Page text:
I have posted before about health warnings around counterfeit ZamZam water in the UK, especially during Ramadam. The Arab Press has more.
Allegations that poisonous Zamzam water is being smuggled into Britain are exercising the minds of UK Muslims. The containers, which sell for the equivalent of SR25 each, are purporting to come from Makkah on their labels.
Containers that have been analyzed by UK health and safety officials have been found to hold water that contains raised levels of arsenic and nitrates that, if consumed over extended periods of time, could prove fatal.
Saudi Arabia forbids the sale of Zamzam. The holy water is freely distributed at its source. Its bottling and distribution is strictly controlled and monitored by the government and commercial export is illegal. Each year, however, millions of foreign pilgrims carry containers home as private export.
However, some of the fake Zamzam has been analyzed and found to contain almost three times as much nitrate and twice as much arsenic as the World Health Organization believes is safe.
An analysis carried out by the London Borough of Hackney on a sample they took showed twice the level of arsenic and nitrate permitted by law.
Yunes Teinaz, who advises the Central London Mosque in Regent’s Park and who is an environmental health expert, was unable to say where the water originated.
However as the Regents Park Canal runs near his mosque and into Hackney and Tower Hamlets I could hazard a guess, and it is quite close to home.
Inspectors in the London Borough of Hackney seized a vanload of contaminated counterfeit cases of the water. Similar seizures have been carried out in Gloucester, Barnsley and Leicester. Hackney council expressed its concern that Muslims may be exploited and tricked into buying fake Zamzam water during Ramadan and that exploitation of people’s faith for profit was “abhorrent.”
The potential for fraud and the profit in sale of fake Zamzam to the unwary is huge. In a recent case quoted by Teinaz, an Islamic bookshop was selling an estimated 20,000 liters of Zamzam water a week.
Teinaz said he “was aware” of examples of vans transporting vast quantities of the fake water to mosques where their imams ordered their followers to buy the substance. Some of the water, according to customs officials, is smuggled into Britain in crates of vegetables and furniture.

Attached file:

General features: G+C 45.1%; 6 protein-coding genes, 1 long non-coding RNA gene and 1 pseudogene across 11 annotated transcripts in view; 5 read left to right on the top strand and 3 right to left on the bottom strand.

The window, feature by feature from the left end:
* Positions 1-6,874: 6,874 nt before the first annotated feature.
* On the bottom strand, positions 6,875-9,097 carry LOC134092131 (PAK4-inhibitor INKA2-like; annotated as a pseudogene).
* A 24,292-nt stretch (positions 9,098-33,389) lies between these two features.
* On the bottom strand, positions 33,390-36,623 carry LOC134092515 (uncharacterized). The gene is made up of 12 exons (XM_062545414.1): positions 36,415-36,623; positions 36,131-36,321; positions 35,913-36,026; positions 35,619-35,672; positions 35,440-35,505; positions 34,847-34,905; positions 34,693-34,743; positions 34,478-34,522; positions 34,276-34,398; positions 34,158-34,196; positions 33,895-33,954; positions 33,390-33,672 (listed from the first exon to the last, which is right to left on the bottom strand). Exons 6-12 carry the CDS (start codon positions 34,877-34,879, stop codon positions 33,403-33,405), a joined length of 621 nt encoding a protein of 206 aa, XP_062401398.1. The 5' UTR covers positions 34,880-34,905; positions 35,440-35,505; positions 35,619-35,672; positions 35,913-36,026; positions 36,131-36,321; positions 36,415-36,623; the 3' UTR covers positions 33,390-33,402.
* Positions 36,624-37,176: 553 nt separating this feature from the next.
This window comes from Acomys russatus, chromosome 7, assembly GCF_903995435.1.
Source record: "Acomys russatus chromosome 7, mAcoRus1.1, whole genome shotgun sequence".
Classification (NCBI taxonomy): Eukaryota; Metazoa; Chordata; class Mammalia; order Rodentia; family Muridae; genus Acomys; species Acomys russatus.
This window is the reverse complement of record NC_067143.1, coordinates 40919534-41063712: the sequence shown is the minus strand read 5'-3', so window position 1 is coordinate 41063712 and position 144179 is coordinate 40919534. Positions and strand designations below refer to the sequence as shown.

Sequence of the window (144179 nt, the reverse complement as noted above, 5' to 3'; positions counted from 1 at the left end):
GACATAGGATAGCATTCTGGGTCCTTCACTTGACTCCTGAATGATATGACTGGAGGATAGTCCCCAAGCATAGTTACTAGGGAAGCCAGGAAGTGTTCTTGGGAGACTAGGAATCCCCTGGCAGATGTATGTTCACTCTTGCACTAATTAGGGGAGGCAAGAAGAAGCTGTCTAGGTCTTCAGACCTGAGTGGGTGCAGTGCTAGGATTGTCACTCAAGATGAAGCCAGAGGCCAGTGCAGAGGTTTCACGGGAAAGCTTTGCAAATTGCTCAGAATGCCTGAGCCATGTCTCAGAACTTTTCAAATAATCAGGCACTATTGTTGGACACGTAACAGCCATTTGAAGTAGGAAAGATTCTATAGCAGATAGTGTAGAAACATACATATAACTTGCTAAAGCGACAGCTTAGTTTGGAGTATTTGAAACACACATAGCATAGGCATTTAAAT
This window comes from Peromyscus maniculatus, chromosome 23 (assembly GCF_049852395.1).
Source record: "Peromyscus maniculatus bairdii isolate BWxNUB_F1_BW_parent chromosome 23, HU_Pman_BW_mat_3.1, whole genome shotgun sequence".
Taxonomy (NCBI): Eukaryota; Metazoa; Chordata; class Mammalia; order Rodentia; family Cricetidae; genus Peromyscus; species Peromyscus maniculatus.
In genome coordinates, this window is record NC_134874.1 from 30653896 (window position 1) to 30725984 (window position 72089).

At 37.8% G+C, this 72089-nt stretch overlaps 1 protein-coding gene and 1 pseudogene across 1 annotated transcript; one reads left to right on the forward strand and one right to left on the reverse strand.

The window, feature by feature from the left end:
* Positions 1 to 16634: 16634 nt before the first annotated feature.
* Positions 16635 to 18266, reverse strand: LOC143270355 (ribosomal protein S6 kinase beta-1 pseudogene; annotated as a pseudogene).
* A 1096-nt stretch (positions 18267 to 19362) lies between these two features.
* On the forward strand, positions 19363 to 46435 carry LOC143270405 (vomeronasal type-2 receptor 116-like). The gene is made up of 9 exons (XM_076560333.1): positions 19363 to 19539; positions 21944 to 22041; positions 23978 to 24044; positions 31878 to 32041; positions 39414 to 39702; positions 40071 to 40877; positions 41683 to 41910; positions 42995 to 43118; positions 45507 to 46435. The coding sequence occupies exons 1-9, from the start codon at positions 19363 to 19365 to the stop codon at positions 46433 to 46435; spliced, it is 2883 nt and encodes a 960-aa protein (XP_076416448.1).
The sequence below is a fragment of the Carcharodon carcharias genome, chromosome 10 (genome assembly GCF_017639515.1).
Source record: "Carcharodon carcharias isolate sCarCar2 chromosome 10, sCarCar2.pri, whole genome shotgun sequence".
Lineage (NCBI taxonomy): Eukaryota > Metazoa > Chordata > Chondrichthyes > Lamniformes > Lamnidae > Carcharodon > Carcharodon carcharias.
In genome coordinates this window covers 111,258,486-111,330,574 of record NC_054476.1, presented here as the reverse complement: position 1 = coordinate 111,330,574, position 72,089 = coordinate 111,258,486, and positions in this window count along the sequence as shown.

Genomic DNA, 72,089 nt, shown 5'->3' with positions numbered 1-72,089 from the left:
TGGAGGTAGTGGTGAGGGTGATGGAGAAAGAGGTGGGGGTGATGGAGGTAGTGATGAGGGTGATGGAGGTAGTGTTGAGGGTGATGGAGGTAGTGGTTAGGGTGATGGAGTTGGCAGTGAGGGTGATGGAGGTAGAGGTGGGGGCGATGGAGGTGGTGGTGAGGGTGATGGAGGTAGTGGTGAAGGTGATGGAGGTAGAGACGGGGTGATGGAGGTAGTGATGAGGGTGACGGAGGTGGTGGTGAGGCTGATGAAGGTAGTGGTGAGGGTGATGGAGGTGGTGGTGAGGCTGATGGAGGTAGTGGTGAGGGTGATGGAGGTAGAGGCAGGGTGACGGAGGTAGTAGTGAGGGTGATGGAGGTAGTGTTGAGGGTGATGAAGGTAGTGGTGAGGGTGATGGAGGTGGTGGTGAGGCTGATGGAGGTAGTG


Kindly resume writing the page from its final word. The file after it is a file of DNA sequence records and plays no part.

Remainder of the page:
Speaking to “Muslim Weekly”, Teinaz said traders had misled the authority at air and seaports for years telling them that Zamzam was for external use.
“I would like to urge those selling the water to fear Allah. They’re making money at the expense of their brothers and sisters’ health who will end up very ill by consuming the contaminated water,” he said. “It is very sad to see a Muslim cheating another Muslim.”
He also advised Muslims who encounter this fake water to report it without delay to their Local Authority Environmental Health or Trading Standards Department.
The UK has a highly developed and very active Trading Standards Office that checks and enforces the standards of a very wide range of goods and services. The Food Standards Authority is equally punctilious in the patrolling of quality and description of all food products in the UK.
Posted on 10/16/2007 3:29 AM by Esmerelda Weatherwax
Tuesday, 16 October 2007
Ex-Enloe teacher protests rebuke after anti-Islam talk
The former Enloe High School teacher who invited to his class a speaker who denounced Islam as a religion of violence, making national headlines, lobbied Monday to get his job back.
Robert Escamilla, the teacher, met with Wake County school board members to appeal a decision by Superintendent Del Burns to transfer Escamilla from Enloe and issue a 12-page reprimand.
In February, Escamilla received permission from the school to invite Kamil Solomon, an Egyptian-born Christian who lives in Raleigh, to speak to about 300 Enloe students.
Solomon said he was persecuted for his religious beliefs by the Egyptian government. He also denounced Islam as a religion of violence and distributed pamphlets.